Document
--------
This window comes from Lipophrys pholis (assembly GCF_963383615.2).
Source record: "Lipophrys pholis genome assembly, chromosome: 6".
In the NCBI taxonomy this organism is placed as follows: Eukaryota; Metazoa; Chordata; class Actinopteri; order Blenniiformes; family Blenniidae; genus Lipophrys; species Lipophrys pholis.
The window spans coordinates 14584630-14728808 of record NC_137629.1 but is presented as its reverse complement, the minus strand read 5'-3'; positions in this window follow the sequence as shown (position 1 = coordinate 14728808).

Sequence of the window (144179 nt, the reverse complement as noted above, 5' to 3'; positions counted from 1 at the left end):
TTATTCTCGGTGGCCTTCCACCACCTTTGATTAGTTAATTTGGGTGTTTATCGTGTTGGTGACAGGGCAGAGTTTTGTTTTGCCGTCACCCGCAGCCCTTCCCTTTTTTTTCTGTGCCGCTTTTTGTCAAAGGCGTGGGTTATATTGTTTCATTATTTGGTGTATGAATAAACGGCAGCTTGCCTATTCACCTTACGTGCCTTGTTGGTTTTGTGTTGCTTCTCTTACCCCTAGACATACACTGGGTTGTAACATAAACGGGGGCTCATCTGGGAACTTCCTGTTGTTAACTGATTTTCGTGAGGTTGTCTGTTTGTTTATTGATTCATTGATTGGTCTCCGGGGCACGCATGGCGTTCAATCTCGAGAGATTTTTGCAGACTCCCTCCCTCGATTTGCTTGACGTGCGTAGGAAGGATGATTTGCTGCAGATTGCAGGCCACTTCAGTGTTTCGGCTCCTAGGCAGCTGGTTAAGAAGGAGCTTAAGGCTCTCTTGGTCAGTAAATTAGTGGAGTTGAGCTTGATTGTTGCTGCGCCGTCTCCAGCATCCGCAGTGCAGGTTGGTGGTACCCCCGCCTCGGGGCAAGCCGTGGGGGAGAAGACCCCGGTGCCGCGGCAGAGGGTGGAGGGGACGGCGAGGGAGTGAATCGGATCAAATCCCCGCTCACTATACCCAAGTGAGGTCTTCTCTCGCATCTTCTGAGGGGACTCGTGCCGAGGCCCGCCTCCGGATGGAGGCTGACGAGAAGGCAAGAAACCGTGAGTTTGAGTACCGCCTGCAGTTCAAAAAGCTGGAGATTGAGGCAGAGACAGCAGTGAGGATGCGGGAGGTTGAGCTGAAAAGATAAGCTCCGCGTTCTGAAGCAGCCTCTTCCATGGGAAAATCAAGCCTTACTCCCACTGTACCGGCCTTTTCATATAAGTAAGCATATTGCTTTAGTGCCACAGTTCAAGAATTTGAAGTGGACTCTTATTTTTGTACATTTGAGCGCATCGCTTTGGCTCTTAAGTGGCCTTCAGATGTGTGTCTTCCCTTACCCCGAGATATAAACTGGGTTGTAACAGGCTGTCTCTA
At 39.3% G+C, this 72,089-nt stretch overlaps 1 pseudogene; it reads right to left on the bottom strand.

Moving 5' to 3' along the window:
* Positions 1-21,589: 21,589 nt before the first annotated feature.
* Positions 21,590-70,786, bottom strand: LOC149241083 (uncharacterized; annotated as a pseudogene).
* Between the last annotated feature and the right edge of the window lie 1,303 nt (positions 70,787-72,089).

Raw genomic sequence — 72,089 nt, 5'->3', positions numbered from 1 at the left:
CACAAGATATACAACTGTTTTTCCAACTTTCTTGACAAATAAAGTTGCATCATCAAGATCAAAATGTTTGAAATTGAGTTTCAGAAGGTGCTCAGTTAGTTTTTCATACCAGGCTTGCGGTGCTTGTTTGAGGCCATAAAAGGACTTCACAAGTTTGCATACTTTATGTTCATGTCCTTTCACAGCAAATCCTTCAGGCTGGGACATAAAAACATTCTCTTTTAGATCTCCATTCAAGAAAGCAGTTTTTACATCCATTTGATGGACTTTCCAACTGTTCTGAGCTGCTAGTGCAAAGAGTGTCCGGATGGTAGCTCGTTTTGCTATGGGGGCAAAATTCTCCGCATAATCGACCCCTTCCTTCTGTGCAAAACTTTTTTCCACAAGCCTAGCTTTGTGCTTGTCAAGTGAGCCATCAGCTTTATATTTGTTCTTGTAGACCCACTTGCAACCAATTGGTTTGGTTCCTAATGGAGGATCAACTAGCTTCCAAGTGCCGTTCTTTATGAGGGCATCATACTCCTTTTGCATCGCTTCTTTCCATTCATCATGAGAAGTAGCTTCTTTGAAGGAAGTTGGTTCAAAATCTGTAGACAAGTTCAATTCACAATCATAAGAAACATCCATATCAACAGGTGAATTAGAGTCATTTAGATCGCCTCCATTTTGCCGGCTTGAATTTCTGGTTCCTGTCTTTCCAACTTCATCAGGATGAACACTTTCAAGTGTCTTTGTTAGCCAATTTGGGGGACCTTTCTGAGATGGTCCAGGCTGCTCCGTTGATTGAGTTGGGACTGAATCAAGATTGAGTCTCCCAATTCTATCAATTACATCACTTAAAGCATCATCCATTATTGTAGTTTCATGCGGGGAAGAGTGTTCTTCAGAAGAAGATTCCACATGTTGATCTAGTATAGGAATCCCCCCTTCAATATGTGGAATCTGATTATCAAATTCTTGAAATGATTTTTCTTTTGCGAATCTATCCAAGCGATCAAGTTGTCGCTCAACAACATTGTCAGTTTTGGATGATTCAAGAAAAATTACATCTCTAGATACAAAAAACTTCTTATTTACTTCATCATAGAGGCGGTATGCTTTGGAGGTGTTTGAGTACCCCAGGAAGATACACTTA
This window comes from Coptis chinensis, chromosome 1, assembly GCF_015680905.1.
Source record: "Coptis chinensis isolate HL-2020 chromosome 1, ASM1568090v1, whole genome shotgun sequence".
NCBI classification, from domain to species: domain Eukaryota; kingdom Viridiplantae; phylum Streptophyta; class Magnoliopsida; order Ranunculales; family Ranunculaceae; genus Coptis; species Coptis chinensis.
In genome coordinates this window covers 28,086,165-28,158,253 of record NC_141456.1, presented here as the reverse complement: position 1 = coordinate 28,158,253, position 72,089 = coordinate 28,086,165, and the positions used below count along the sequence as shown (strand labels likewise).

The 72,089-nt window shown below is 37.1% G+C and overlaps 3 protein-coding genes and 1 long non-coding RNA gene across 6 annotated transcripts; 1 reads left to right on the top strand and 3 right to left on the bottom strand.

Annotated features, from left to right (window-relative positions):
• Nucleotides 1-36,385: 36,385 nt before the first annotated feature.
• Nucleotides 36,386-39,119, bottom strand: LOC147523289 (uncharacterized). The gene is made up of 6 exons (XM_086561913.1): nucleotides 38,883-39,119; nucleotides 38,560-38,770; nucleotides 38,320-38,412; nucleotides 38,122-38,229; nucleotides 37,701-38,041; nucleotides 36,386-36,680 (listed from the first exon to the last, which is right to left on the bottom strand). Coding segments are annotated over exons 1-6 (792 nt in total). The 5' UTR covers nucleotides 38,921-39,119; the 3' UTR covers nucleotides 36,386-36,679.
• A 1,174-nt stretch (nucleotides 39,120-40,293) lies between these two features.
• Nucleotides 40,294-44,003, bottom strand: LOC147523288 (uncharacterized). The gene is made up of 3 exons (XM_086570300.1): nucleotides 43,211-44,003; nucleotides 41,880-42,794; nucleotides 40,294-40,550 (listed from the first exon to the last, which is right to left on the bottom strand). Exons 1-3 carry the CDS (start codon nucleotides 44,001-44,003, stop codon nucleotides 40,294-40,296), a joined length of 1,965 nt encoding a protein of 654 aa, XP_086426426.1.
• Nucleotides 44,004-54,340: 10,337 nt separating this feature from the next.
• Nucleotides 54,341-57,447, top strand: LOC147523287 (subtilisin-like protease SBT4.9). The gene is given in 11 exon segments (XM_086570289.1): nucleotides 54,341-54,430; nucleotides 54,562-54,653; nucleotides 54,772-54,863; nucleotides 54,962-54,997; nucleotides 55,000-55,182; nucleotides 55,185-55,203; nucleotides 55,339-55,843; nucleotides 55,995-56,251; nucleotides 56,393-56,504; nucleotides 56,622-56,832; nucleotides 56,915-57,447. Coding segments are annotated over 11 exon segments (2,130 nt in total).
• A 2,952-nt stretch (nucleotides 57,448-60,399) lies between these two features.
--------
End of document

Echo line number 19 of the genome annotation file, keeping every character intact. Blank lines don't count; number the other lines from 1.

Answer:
Annotated features, from left to right (window-relative positions):